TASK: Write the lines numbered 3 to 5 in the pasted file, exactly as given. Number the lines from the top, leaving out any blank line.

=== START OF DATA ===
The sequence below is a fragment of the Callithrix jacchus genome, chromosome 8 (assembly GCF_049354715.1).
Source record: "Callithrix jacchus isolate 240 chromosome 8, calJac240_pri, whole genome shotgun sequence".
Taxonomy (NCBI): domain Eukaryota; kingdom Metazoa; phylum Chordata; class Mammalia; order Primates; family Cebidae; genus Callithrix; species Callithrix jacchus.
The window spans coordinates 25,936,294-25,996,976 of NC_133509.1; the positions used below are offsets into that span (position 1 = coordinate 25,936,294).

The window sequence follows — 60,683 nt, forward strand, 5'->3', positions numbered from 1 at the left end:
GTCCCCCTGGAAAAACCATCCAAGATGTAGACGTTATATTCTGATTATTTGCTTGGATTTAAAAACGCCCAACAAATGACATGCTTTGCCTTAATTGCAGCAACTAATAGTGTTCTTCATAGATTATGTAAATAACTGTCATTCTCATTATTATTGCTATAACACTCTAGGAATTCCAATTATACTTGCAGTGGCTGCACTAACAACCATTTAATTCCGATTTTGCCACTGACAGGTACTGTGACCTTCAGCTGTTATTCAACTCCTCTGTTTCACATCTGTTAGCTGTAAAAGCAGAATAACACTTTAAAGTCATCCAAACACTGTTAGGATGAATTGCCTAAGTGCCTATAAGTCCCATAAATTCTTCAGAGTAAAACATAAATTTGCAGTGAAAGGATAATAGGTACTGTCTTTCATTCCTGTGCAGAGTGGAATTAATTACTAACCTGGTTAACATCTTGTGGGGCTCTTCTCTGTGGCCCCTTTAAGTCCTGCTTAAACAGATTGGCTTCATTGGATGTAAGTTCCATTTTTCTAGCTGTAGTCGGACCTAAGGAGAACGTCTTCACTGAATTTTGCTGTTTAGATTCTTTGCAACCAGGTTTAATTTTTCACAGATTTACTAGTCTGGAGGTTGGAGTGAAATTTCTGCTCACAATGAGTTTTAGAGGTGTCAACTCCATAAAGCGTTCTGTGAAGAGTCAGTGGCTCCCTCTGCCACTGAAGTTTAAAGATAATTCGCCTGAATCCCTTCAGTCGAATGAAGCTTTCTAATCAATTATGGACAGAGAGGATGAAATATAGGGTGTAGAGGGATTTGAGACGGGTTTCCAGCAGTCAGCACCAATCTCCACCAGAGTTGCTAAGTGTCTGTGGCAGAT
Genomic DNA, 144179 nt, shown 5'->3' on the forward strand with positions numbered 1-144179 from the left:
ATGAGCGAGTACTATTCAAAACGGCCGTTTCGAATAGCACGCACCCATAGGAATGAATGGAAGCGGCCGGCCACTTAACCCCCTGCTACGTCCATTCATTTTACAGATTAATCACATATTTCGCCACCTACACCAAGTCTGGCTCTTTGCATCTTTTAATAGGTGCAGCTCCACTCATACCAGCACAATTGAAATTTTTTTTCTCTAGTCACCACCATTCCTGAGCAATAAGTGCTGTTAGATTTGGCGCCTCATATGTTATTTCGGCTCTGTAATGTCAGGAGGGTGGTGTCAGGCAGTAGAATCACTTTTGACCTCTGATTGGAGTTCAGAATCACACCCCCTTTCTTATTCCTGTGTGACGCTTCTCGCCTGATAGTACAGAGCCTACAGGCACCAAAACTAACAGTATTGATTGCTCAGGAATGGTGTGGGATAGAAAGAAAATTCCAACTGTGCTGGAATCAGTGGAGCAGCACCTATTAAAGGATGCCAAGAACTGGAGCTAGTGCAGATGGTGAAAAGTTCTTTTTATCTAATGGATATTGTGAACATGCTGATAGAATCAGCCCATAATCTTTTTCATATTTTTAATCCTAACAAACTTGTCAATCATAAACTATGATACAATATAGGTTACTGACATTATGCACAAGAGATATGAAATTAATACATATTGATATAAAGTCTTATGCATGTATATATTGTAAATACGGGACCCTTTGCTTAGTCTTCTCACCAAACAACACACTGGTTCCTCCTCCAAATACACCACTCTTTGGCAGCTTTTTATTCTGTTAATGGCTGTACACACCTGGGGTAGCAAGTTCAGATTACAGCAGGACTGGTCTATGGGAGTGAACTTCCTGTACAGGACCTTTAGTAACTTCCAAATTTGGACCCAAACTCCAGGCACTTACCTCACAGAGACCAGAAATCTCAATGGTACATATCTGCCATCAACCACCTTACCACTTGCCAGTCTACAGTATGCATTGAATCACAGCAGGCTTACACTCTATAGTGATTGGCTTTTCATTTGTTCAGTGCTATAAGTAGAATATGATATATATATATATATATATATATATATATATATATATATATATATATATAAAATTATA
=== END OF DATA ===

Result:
Taxonomy (NCBI): domain Eukaryota; kingdom Metazoa; phylum Chordata; class Mammalia; order Primates; family Cebidae; genus Callithrix; species Callithrix jacchus.
The window spans coordinates 25,936,294-25,996,976 of NC_133509.1; the positions used below are offsets into that span (position 1 = coordinate 25,936,294).

The window sequence follows — 60,683 nt, forward strand, 5'->3', positions numbered from 1 at the left end: